Life lessons from poker

Poker has taken the country by storm. Americans of all ages are gathering around kitchen tables to pass cards and money back and forth, just as they see the professionals do on TV.

Whoever thought poker would become a spectator sport? But it's caught on, big-time. TV ratings are so good, a dozen cable channels now feature poker tournaments as regular programming. Most anytime, day or night, you can watch the pros playing in the World Series of Poker or famous idiots playing Celebrity Poker.

I watched for a while, until I realized that the only thing lazier than sitting around and playing cards was sitting around, watching other people play cards. At least, when you're in a game yourself, there's a chance you can get your heart rate up with a winning hand.

I've played poker for years and find that it’s a fine hobby for those of us who work at home. Poker gets us out of house, forces us to interact with others, and gives us a chance to lose our paltry "incomes" in pulse-pounding ways.

I'm at best a mediocre player, so I wouldn't dream of giving advice on how to play winning poker. But I have learned some lessons I'd like to share with you amateurs.

(Even if you don't play poker, you might learn from what follows. Most of these lessons apply to everyday life in the business world.)

--There's no such thing as a "friendly" poker game. Sure, you can play with your friends. You can be friends before the game and friends again after the game. But during the game? Not so much. In fact, your very best friend is the one who'll most enjoy taking your money.

--Avoid drinking alcohol while playing poker. It makes you stupid and reckless. Plus, you'll have a hangover the next morning, so your head will pound while you try to remember where all your money went.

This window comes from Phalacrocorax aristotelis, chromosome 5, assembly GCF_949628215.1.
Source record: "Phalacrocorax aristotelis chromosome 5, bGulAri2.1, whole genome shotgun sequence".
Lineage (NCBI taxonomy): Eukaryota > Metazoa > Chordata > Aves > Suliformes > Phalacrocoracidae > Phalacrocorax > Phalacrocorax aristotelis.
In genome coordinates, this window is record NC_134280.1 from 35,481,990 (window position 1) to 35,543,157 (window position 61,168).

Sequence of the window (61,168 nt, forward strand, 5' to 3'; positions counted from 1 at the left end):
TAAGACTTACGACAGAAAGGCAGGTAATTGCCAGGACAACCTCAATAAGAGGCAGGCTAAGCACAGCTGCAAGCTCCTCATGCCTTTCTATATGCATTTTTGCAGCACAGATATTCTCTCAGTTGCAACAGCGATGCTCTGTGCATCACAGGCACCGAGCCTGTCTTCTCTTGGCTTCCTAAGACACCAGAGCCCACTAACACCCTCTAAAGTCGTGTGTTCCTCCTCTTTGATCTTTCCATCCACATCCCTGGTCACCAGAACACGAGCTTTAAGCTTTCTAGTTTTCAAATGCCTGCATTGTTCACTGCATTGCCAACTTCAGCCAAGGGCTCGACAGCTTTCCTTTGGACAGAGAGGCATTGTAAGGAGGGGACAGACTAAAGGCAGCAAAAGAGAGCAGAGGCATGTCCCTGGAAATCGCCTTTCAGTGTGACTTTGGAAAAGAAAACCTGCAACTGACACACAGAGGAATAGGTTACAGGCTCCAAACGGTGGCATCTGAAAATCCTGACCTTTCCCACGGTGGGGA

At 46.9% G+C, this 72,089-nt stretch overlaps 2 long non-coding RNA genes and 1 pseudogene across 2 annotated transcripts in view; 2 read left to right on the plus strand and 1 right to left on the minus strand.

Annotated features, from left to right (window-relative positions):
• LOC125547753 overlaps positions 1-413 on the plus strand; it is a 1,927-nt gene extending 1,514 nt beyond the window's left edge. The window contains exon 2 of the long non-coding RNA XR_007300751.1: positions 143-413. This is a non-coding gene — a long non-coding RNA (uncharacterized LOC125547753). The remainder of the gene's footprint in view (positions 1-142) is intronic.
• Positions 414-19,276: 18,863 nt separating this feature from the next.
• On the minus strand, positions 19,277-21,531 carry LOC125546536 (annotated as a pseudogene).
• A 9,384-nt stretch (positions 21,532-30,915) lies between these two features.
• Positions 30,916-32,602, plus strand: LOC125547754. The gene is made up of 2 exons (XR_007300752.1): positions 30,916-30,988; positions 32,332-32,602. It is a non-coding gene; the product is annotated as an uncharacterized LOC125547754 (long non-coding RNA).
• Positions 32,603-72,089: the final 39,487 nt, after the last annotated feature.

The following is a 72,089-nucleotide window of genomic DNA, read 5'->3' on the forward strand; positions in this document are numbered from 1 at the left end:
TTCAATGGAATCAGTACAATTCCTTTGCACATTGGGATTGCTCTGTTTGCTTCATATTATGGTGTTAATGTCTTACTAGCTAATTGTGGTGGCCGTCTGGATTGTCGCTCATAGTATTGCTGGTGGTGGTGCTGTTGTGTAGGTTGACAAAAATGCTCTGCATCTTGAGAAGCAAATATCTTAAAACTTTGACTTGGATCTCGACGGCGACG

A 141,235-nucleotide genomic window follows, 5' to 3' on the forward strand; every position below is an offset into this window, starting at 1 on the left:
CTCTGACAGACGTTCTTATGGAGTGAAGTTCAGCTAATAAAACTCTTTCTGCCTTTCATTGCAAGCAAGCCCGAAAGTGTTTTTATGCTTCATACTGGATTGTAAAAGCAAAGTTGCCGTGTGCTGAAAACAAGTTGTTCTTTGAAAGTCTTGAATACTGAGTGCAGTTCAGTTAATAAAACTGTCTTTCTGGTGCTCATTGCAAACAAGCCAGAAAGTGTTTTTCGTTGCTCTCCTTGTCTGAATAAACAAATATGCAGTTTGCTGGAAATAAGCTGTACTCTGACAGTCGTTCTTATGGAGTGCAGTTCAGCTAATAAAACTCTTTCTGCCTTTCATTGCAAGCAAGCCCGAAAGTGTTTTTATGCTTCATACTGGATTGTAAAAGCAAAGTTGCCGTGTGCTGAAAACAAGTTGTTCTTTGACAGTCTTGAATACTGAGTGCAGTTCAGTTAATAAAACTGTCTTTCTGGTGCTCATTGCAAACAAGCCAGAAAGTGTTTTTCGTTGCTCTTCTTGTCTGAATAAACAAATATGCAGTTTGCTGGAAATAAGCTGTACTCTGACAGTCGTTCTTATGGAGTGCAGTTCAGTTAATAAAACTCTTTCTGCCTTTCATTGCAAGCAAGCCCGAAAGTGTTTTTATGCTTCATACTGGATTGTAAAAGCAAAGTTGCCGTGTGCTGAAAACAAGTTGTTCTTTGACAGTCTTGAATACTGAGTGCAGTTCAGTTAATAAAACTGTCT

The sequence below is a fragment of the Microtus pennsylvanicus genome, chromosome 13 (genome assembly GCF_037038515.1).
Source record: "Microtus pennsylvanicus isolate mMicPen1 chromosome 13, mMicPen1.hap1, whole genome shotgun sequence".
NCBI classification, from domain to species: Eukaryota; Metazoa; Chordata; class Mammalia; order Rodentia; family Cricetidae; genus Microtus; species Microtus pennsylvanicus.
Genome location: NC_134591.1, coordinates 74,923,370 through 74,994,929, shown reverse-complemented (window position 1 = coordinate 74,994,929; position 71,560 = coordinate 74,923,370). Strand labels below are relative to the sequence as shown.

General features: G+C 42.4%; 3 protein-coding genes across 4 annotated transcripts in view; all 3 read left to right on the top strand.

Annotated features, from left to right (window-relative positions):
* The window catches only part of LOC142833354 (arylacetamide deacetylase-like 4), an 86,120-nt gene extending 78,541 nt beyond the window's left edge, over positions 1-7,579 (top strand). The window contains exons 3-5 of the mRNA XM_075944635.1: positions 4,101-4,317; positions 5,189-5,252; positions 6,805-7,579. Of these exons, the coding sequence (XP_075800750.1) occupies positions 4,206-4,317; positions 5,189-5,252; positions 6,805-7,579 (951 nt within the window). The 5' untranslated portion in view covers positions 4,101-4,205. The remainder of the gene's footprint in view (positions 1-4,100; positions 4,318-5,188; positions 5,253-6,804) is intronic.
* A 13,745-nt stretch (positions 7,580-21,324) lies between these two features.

--Any beverage at the poker table is ill-advised. Knock over your drink and get the cards wet and you'll hear about it for weeks to come.

--Beware of players with nicknames. I've played with many Richards over the years, and have lost to all the ones known as "Dick." If you run into a player named Ace or Tiny or Curly, look out. And if you face one named Red, you might as well just give him all your money and go home early.

--No children should be allowed on the premises during a kitchen game. Not only are kids noisy distractions, but they're likely to overhear many "bad words."

--Know when to fold 'em. If you don't have the "lock" hand, the one that's unbeatable given the cards on the table, then you should fold. More than a vowel separates "lock" and "luck."

--Be careful about "tells" that tip your fellow players to whether you're holding good cards or just bluffing. Sweating, twitching, snorting, tapping, smiling, frowning, whooping or bending the cards in the Death Grip of Imminent Defeat all can reveal your intentions. Watch the pros. They show as much emotion as your average lizard.

--Never gamble with more than you can afford to lose. If you find yourself going out to the car to get the title out of the glove compartment, it's time to get behind the wheel and drive home.

--Finally, avoid playing poker in casinos. You're not ready. No, you're not. Go look at the guys who play casino poker. They're a serious bunch of lizards. They're gambling with their Social Security money. They play for keeps.

Better to give all your money to your friends. That way, you at least can go visit it later.

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